When Hate Walks Into the Sanctuary

Within many different faiths, people name our halls of worship as “sanctuaries”. The word carries ancient connotations of safety, peace and contemplation – the qualities we hope to nurture when we turn our attention to prayer and devotion.

Last Sunday there was no sanctuary for those of my own faith gathered for worship in the Unitarian Universalist congregation in Knoxville, Tennessee. Instead, as 200 members and guests watched their children begin a musical performance, a stranger walked in and opened fire with a shotgun. Two people were killed, and five more were seriously injured.

The gunman, Jim D. Adkisson, told police that he targeted the church “because of its liberal leanings and his belief that all liberals should be killed because they were ruining the country”. Adkisson was particularly disturbed by the inclusive nature of the congregation and of Unitarian Universalism itself, which welcomes people from all religious backgrounds and explicitly affirms equal rights for gay, lesbian, bisexual and transgender people.

My own congregation is hundreds of miles from Knoxville, yet the ripples of shock and grief touch us deeply. Like the Knoxville church, our congregation is proudly public about our liberal religion and the social justice commitments to which it leads us. We have openly affirmed our commitment to equal rights regardless of sexual orientation, and our members are involved in many progressive peace and justice issues.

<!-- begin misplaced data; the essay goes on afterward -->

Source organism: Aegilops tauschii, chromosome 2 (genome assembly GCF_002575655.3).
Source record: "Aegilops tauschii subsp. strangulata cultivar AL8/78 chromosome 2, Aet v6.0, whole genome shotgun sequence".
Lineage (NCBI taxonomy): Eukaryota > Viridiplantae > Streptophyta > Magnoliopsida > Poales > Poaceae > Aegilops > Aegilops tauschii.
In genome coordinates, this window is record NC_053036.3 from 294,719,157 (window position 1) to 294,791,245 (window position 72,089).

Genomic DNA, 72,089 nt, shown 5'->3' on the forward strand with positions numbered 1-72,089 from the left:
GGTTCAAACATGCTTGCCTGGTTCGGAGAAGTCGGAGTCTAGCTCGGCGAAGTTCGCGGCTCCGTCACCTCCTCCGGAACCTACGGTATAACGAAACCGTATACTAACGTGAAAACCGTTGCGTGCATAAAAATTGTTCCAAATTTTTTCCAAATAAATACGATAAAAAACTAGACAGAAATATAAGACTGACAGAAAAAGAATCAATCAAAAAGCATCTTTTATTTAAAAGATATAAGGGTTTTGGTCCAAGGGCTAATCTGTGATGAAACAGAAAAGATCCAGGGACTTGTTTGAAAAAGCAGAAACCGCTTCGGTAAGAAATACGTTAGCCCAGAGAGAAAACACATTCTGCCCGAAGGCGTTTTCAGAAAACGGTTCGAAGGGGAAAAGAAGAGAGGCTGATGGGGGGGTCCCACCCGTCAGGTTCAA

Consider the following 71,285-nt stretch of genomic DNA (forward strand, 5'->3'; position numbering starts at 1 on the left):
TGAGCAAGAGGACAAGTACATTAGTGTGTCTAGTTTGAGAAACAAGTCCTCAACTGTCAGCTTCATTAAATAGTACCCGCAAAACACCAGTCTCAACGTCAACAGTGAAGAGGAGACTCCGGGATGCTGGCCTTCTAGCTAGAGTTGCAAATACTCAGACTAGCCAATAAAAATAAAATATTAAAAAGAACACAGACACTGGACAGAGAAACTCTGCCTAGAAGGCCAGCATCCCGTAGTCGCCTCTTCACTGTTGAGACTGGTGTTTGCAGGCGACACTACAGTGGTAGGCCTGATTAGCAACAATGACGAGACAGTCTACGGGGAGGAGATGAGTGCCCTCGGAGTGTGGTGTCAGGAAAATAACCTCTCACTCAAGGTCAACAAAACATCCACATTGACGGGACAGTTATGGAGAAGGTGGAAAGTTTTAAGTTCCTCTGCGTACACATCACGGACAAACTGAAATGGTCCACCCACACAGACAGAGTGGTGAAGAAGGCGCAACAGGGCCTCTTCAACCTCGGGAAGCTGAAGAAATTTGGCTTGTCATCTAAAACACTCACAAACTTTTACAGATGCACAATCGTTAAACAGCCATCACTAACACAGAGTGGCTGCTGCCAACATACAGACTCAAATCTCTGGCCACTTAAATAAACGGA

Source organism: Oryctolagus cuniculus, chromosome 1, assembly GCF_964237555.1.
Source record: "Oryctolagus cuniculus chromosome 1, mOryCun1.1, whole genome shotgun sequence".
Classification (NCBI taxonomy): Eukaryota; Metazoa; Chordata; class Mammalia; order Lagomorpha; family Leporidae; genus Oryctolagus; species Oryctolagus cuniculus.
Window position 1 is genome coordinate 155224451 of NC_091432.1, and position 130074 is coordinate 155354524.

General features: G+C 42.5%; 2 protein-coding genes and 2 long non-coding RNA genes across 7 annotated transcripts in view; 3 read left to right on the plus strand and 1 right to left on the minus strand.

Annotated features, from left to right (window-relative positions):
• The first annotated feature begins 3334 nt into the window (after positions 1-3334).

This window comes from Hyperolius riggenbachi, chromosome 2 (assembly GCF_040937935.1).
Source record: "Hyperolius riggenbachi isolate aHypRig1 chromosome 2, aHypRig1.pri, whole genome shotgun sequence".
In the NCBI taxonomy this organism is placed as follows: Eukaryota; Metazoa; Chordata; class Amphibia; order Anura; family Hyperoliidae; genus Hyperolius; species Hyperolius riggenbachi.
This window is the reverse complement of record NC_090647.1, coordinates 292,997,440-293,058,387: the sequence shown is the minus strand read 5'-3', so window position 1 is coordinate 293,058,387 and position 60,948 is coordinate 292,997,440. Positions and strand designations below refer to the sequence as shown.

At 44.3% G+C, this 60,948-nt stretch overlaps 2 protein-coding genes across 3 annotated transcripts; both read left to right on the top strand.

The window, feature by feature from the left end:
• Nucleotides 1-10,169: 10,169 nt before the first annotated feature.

So along with our compassion for the victims and families in our sister congregation, we are vulnerable to the anxious question that arises from any hate crime: could something like this happen to us?

The simplest answer is ‘yes, it could’. Whenever people stand up for justice and equality there are others who react with anger, and sometimes the reaction becomes violent. But there is a better question to ask, one that tips us away from our anxiety and fear and back toward strength: what does our faith offer us, when hatred walks into our sanctuary?

Both the Unitarian and Universalist strands of our modern religion are rooted in a Christianity that has been at odds with the mainstream for centuries. Our ancestors studied scripture carefully and critically, and the conclusions they drew were sometimes radical. In Jesus, they found a spiritual teacher whose life was more important than his death: who consistently walked with the poor, the outcast and the reviled, and who insisted that we do likewise. They found a God who was not merely liberal but profligate in the love He promised: a love so universal that there could be no room for hell. They found a creation that was inherently good, laden with diversity and mystery that was there to be embraced and understood, not feared or rejected.

This is the large-hearted faith in which we are grounded, and it can sustain us even in the face of murderous violence. Our faith reminds us of the deep well of human goodness, evident in the outpouring of compassion and support for the Knoxville congregation from people of all religions. It insists on the challenge to cultivate compassion rather than anger toward the killer, recognizing in him a heart filled not only with hatred, but with profound pain and despair. And our faith calls us to courage rather than fear, reminding us that through the centuries of our history, many thousands of men and women before us have been steadfast in their religious and political convictions despite the threat of even mortal violence. They believed to their core in the healing power of love and justice. So must we.